I worked with Michael when he was at the Ministry. He is a lion heart. He has a strong understanding of the issues faced by Caymanian youth, and he knows what is needed to help at risk youth become successful members of society. Hopefully he will be in a position where his knowledge will be able to effect change for Caymanians.

    • Anonymous says:

      Education is a two way street. All of the issues are not caused by the public education system. Most are caused by a lack of parenting and by persons creating children that they cannot, or will not, look after. When the term baby mother/daddy is used then it can almost be guaranteed that the prospects for the child are very low.

      Free condoms or maybe Free sterilization for those who choose to abdicate their responsibilities. Take your pick.

      • Anonymous says:

        Downvote for you. What you say is true but we still NEED BETTER EDUCATION for our children!!!!!! Being educated leads to better choices!!!! Being educated gives you hope of a better future than your parents!!! Being educated gives you choices and options!!!!
        And THAT is more important than a dock.
        Now. How about that!

      • Better Public Schools! says:

        @ Anonymous 4:37 pm. You are right in some respects, but you are dead wrong on others. Yes, there are too many babies having babies here, but that is typical in every country, particularly for people of low income. High pregnancy rates, unemployment, crime and drug use are all typical amongst low income families in every country. This leads to a cycle of repeating itself through generations of families. What breaks that cycle? Education. A single family member with a higher education can have a huge impact on the entire family. It sets the tone for other family members to follow. It shows other family members that there is indeed a way out of their circumstances. Above all, family members who are educated to university level and earn higher incomes can provide support to other family members when they need it. Not support as in hand outs. Support as in having the free time and capacity to assist with homework, providing guidance for career and education choices, acting as a mentor, assisting with tuition and housing so higher education can actually be sought and achieved. The difference between success and failure in many aspects of life is support, and only those that are able can provide support. We see that here in Cayman with many families who were once poor and are now thriving.

        Better public education should be this country’s number one priority! First priority of the public and first priority of the government. Only then will we see crime rates fall, unemployment eradicated and lives improved.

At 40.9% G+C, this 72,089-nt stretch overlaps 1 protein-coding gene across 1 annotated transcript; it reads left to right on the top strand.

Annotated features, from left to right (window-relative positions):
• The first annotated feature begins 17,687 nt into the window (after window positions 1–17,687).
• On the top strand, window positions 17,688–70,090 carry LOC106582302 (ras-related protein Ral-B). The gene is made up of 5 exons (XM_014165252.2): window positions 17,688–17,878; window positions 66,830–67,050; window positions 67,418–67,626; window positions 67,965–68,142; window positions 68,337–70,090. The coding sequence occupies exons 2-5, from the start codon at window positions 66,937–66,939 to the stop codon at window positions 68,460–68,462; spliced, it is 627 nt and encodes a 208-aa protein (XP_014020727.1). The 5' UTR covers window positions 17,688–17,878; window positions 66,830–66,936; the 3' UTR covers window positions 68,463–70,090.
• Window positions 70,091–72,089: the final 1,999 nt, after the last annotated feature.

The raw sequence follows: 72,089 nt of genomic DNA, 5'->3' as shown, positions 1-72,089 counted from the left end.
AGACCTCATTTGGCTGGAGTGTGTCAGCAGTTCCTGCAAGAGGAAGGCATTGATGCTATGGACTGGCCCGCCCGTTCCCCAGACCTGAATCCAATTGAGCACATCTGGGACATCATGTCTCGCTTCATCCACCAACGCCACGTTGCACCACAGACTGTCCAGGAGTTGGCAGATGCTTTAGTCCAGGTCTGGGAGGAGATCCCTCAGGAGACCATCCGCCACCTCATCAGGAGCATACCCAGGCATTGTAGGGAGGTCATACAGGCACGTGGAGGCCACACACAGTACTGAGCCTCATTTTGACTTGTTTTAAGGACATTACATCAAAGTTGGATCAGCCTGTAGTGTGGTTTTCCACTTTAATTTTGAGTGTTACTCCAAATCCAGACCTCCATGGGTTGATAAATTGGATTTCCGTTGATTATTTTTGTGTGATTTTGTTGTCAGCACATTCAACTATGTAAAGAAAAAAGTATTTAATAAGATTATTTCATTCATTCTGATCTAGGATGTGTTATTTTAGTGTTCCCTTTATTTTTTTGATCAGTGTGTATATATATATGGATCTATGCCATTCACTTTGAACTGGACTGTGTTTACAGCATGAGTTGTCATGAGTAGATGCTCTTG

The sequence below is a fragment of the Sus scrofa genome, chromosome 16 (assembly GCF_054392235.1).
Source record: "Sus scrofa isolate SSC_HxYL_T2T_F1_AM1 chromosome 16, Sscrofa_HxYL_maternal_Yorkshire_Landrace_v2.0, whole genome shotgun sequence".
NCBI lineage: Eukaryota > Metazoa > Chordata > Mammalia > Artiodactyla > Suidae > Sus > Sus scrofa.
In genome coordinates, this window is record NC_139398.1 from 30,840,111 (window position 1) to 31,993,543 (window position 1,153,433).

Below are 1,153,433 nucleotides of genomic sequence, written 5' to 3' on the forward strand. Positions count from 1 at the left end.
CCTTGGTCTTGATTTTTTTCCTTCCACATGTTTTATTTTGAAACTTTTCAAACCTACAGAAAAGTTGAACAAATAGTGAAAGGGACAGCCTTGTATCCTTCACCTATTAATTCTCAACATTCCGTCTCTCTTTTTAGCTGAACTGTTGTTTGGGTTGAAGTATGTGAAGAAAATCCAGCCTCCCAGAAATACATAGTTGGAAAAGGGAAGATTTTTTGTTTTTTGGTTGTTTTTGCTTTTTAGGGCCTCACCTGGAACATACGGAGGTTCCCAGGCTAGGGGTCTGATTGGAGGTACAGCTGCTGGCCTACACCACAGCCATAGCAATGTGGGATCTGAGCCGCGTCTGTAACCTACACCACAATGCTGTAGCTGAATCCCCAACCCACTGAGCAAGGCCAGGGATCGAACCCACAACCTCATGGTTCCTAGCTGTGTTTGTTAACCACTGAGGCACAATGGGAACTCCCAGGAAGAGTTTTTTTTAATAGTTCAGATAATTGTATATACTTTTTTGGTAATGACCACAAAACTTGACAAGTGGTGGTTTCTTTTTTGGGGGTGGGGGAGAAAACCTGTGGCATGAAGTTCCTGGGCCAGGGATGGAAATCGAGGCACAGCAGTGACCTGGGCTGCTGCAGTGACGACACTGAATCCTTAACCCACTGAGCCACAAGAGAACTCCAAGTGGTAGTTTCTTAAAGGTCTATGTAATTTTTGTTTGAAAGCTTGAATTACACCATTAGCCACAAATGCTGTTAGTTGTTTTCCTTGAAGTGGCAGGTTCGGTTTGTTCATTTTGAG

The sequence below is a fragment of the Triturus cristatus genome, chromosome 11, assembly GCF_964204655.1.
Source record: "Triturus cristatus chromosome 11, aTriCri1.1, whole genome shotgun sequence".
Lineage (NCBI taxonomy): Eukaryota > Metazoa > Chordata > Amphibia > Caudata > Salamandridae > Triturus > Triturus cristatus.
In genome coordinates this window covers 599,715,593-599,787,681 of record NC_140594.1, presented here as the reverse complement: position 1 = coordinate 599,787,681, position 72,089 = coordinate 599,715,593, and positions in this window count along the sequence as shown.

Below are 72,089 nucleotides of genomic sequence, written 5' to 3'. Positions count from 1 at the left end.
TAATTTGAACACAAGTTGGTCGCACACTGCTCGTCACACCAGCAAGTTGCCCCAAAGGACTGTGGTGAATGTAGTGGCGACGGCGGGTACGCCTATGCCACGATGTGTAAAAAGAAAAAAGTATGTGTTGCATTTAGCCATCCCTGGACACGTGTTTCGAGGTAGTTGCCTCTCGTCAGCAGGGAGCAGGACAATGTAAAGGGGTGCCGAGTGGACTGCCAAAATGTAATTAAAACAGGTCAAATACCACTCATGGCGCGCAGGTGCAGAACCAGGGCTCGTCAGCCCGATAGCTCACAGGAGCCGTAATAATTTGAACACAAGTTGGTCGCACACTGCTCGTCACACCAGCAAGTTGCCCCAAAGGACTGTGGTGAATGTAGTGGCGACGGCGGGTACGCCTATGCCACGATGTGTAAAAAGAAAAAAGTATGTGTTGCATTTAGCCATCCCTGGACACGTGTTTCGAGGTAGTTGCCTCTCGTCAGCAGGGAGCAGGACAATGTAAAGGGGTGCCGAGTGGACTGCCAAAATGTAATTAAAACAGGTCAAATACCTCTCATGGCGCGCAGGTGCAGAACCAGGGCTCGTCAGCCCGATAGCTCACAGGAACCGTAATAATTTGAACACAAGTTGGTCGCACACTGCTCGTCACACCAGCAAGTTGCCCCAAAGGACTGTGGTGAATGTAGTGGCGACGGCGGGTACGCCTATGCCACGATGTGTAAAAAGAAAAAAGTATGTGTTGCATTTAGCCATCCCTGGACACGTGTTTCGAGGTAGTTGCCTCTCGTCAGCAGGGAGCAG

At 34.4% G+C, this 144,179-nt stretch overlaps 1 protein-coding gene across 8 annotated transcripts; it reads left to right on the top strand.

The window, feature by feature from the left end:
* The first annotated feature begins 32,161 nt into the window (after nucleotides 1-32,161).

Certainly, public education should be a higher priority over a cruse berthing facility.

        • Anonymous says:

          The poster was not saying anything about the port being more important than government schools.

          Also, the cruise association and our cruise passengers are not going to pay for schools. This is not an opportunity cost situation.

  8. Anonymous says:

    Pity the only green our politicians are interested in is $.

  9. Anonymous says:

    So the same 25 people can sit somewhere else and bitch to each other and again solve nothing?

    • Anonymous says:

      …and post negative comments on CNS all day long

      • Anonymous says:

        As opposed to what?
        Setting up an entire government office that only publishes positive news
        or threatening to pull ads from local media if they write negative but factually correct articles about the government

        If you don’t want to see the news
        I have a suggestion
        Don’t go on news sites
        Just go about your day being the sheep you are

        • Anonymous says:

          Breaking news, hot off the presses of the Cayman Islands Government:

          The Governor has a ….. NEW INSTAGRAM ACCOUNT

          I shit you not that was included in today’s government “news”

          I’d rather be unemployed than sell my soul to suffer the indignity of reporting that “news”

          As the MLAs say:
          “Keep em dumb, keep em under our thumbs”

  10. Anonymous says:

    We need to do something about the rat problem. They have been appearing more and more recently.

  11. Anonymous says:

    Congrats to everyone involved more please

  12. Anonymous says:

    Historic event Cayman needs more of this to help educate the people.

  13. Anonymous says:

    Quit all the frigging yapping and fix the damn dump!

  14. Anonymous says:

    Great event needs to go district to district. Good information shared and some real hard truths told about development projects and the port project in particular. More people need to get involved.